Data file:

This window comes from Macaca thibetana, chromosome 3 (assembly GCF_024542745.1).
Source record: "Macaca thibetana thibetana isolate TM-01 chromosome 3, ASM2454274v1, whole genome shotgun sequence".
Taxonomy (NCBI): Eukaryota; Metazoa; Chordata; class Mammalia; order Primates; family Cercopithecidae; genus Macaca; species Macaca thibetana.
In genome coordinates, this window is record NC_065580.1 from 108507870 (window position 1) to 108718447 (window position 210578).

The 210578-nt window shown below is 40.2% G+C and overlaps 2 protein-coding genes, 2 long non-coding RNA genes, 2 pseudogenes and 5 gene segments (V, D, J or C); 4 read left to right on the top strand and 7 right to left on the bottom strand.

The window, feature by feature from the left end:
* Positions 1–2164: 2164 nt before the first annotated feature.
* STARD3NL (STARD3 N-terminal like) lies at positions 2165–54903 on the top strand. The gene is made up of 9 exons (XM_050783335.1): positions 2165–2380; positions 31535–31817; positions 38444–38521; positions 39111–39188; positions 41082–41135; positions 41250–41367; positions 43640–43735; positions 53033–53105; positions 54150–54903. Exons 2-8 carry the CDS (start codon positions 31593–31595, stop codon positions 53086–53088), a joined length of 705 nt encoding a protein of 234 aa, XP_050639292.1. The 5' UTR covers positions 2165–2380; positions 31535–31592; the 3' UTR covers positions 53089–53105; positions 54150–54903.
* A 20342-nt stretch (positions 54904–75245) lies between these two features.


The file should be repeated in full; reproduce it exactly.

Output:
This window comes from Macaca thibetana, chromosome 3 (assembly GCF_024542745.1).
Source record: "Macaca thibetana thibetana isolate TM-01 chromosome 3, ASM2454274v1, whole genome shotgun sequence".
Taxonomy (NCBI): Eukaryota; Metazoa; Chordata; class Mammalia; order Primates; family Cercopithecidae; genus Macaca; species Macaca thibetana.
In genome coordinates, this window is record NC_065580.1 from 108507870 (window position 1) to 108718447 (window position 210578).

The 210578-nt window shown below is 40.2% G+C and overlaps 2 protein-coding genes, 2 long non-coding RNA genes, 2 pseudogenes and 5 gene segments (V, D, J or C); 4 read left to right on the top strand and 7 right to left on the bottom strand.

The window, feature by feature from the left end:
* Positions 1–2164: 2164 nt before the first annotated feature.
* STARD3NL (STARD3 N-terminal like) lies at positions 2165–54903 on the top strand. The gene is made up of 9 exons (XM_050783335.1): positions 2165–2380; positions 31535–31817; positions 38444–38521; positions 39111–39188; positions 41082–41135; positions 41250–41367; positions 43640–43735; positions 53033–53105; positions 54150–54903. Exons 2-8 carry the CDS (start codon positions 31593–31595, stop codon positions 53086–53088), a joined length of 705 nt encoding a protein of 234 aa, XP_050639292.1. The 5' UTR covers positions 2165–2380; positions 31535–31592; the 3' UTR covers positions 53089–53105; positions 54150–54903.
* A 20342-nt stretch (positions 54904–75245) lies between these two features.